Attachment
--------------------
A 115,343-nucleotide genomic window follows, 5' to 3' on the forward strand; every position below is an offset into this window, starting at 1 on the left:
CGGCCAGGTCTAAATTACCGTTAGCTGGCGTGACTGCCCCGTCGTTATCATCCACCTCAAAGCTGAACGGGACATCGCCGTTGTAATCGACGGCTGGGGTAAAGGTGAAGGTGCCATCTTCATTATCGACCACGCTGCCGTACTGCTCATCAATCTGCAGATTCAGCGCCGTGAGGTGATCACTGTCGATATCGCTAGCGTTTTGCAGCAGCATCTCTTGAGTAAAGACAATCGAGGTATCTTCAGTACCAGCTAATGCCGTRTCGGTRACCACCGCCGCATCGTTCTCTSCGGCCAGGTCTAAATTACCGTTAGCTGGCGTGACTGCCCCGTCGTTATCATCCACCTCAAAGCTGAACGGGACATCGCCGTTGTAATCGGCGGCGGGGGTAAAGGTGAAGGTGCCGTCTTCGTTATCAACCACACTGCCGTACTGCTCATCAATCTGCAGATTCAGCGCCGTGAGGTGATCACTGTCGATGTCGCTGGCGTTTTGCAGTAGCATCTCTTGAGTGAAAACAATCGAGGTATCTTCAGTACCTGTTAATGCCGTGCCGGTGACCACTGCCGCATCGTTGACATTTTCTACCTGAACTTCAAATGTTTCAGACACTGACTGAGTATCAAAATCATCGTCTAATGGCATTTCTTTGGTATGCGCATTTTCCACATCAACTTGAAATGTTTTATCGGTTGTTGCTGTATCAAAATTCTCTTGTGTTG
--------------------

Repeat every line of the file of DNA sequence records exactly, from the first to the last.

A 115,343-nucleotide genomic window follows, 5' to 3' on the forward strand; every position below is an offset into this window, starting at 1 on the left:
CGGCCAGGTCTAAATTACCGTTAGCTGGCGTGACTGCCCCGTCGTTATCATCCACCTCAAAGCTGAACGGGACATCGCCGTTGTAATCGACGGCTGGGGTAAAGGTGAAGGTGCCATCTTCATTATCGACCACGCTGCCGTACTGCTCATCAATCTGCAGATTCAGCGCCGTGAGGTGATCACTGTCGATATCGCTAGCGTTTTGCAGCAGCATCTCTTGAGTAAAGACAATCGAGGTATCTTCAGTACCAGCTAATGCCGTRTCGGTRACCACCGCCGCATCGTTCTCTSCGGCCAGGTCTAAATTACCGTTAGCTGGCGTGACTGCCCCGTCGTTATCATCCACCTCAAAGCTGAACGGGACATCGCCGTTGTAATCGGCGGCGGGGGTAAAGGTGAAGGTGCCGTCTTCGTTATCAACCACACTGCCGTACTGCTCATCAATCTGCAGATTCAGCGCCGTGAGGTGATCACTGTCGATGTCGCTGGCGTTTTGCAGTAGCATCTCTTGAGTGAAAACAATCGAGGTATCTTCAGTACCTGTTAATGCCGTGCCGGTGACCACTGCCGCATCGTTGACATTTTCTACCTGAACTTCAAATGTTTCAGACACTGACTGAGTATCAAAATCATCGTCTAATGGCATTTCTTTGGTATGCGCATTTTCCACATCAACTTGAAATGTTTTATCGGTTGTTGCTGTATCAAAATTCTCTTGTGTTG